SSv: You worked with J. Hall on your last album, so are you working with him on the next one?
Dave: Actually, I’m not going to work with anyone else for Hidden Hospitals but J. Hall. When it comes to official recordings, he’s the one I want to work with.
SSv: You’ve got a run of spring tour dates and yet you’re talking about the album, so are you nearing the end of supporting Surface Tension specifically?
Dave: I am digging into a new album, but I think we’ll work on it throughout the year maybe. The spring dates aren’t the last of it. We’ve got these March dates and there will be dates in April and others to put together. But then we’ll stop and put together another 100 new songs so we can put them on the chopping block and see what makes the cut.
SSv: You’re also busy playing some with your wife, right?
Dave: Yeah, that’s Still + Storm. We actually recorded with J. Hall in Nashville as well. That was a really awesome experience. We’re going to release a new EP in a couple of months.
SSv: Does that help having different outlets in some way?
Dave: It’s almost out of necessity, it’s been that way. I have a group called Given Names, which is very dark and moody electronic with one partner of mine. Still + Storm has been an incredible exercise because I’ve come into this without any of the tools I’ve had from Hidden Hospitals or a rock band. So we’ve entered in saying, ‘How do we do this?’ Rachel plays guitar and sings, which is typically the position I’m in. It’s put me in the position of, ‘How can I be the rest of the band?’ It’s also great to not have to jam a bunch of people in the car before we can go out and play shows. These were our first five shows that we’ve played and I couldn’t have been happier with it.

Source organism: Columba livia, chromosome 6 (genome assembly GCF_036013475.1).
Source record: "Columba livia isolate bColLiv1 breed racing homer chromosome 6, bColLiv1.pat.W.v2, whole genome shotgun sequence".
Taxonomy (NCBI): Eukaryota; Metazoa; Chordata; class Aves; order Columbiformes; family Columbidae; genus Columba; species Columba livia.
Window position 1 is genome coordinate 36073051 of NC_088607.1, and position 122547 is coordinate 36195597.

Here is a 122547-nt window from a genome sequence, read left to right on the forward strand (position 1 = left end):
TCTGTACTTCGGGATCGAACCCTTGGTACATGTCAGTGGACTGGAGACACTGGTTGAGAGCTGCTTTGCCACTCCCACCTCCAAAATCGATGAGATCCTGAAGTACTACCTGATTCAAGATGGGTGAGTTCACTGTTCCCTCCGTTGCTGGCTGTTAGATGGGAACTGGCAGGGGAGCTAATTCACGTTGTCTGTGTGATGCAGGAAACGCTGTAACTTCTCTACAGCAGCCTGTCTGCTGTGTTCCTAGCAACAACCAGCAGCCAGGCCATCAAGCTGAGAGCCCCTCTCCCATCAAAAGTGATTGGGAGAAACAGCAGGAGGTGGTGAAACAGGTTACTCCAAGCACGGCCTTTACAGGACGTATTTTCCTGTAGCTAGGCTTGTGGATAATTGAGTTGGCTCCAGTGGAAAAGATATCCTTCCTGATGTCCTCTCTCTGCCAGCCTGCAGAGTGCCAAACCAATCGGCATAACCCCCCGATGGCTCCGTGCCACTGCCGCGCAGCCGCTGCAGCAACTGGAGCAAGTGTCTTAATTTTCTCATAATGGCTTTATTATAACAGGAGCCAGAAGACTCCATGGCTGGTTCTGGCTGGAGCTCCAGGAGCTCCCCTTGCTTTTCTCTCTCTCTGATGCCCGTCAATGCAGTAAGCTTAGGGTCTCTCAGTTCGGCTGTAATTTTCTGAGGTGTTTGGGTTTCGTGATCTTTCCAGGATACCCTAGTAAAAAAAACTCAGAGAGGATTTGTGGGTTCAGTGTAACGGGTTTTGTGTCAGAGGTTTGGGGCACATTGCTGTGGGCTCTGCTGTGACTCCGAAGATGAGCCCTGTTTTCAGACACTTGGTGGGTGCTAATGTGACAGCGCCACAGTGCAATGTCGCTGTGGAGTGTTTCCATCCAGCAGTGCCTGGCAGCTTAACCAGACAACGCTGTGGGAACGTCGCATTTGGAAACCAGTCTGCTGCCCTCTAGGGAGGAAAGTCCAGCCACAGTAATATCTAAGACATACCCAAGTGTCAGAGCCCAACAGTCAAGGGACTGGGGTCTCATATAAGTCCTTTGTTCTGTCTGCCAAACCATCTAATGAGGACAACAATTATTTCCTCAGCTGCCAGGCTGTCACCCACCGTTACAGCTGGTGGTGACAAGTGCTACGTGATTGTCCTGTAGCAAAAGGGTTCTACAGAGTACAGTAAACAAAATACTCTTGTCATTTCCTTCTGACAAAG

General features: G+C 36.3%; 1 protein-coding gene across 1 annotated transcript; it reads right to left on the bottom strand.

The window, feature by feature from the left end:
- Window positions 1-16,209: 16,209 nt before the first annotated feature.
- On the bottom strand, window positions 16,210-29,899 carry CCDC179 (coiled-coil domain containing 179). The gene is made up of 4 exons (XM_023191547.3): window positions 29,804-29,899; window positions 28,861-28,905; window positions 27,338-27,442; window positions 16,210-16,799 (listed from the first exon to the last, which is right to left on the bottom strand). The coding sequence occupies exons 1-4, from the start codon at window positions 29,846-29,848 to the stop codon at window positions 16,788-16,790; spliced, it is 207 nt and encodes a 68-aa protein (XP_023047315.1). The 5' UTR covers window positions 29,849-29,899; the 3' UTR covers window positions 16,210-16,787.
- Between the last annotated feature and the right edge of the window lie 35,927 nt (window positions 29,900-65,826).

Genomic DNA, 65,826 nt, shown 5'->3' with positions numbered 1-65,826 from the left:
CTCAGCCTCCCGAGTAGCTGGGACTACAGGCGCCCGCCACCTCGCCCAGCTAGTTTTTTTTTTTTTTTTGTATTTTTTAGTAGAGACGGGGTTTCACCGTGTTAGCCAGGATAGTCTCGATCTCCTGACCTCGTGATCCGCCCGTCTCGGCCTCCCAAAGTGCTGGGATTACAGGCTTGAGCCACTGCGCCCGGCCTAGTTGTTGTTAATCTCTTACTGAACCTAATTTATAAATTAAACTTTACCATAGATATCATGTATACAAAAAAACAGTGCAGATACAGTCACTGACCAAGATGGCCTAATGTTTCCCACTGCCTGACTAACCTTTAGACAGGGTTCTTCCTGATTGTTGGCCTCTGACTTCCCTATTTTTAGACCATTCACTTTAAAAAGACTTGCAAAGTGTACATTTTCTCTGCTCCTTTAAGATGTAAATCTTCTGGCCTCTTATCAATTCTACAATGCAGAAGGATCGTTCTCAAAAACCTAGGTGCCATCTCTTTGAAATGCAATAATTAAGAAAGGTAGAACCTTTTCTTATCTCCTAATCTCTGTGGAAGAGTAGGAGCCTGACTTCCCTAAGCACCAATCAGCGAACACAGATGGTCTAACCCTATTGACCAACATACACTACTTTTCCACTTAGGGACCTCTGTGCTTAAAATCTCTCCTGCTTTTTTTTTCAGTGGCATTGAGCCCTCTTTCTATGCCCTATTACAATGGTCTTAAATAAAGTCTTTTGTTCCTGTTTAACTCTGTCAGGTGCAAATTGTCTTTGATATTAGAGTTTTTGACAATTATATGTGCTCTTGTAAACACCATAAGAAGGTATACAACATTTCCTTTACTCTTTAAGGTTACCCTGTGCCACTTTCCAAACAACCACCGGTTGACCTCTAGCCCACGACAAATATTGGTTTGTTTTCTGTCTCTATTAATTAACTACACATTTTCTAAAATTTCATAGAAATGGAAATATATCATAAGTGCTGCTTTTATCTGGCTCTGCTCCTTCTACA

SSv: You mentioned using crowdfunding for the last album. How was that working so close with your fans? Is that a good model for you guys?
Dave: First and foremost, we couldn’t have done it without doing a campaign. I don’t go through life asking for help with anything. Actually, it’s the opposite. I’ve gotta figure out how it’s done and whether or not I can even do it on my own and then I’ll involve people or ask for help. We were in a position where we knew we needed help. I can’t do that more than once. When I see other artists do that, I just can’t do that. I’m pretty sensitive to it.
It’s been two years since that campaign came to fruition, and I’m still immensely humbled by it. To your point, the relationship that artists have with their fans, you just don’t exist without them. They repeat your name and tell other people. You can talk about your band forever until people are deaf in the ears, but it doesn’t mean as much unless someone you trust and care about says, ‘Matt, for real dude, you know I wouldn’t tell you about this unless it was important. You need to hear this.’
*Photo by Erin Drewitz